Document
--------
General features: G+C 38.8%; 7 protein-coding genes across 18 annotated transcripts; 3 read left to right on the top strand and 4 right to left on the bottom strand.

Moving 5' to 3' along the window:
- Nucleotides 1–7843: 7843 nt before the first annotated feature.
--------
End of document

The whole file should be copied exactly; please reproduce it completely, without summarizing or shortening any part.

General features: G+C 38.8%; 7 protein-coding genes across 18 annotated transcripts; 3 read left to right on the top strand and 4 right to left on the bottom strand.

Moving 5' to 3' along the window:
- Nucleotides 1–7843: 7843 nt before the first annotated feature.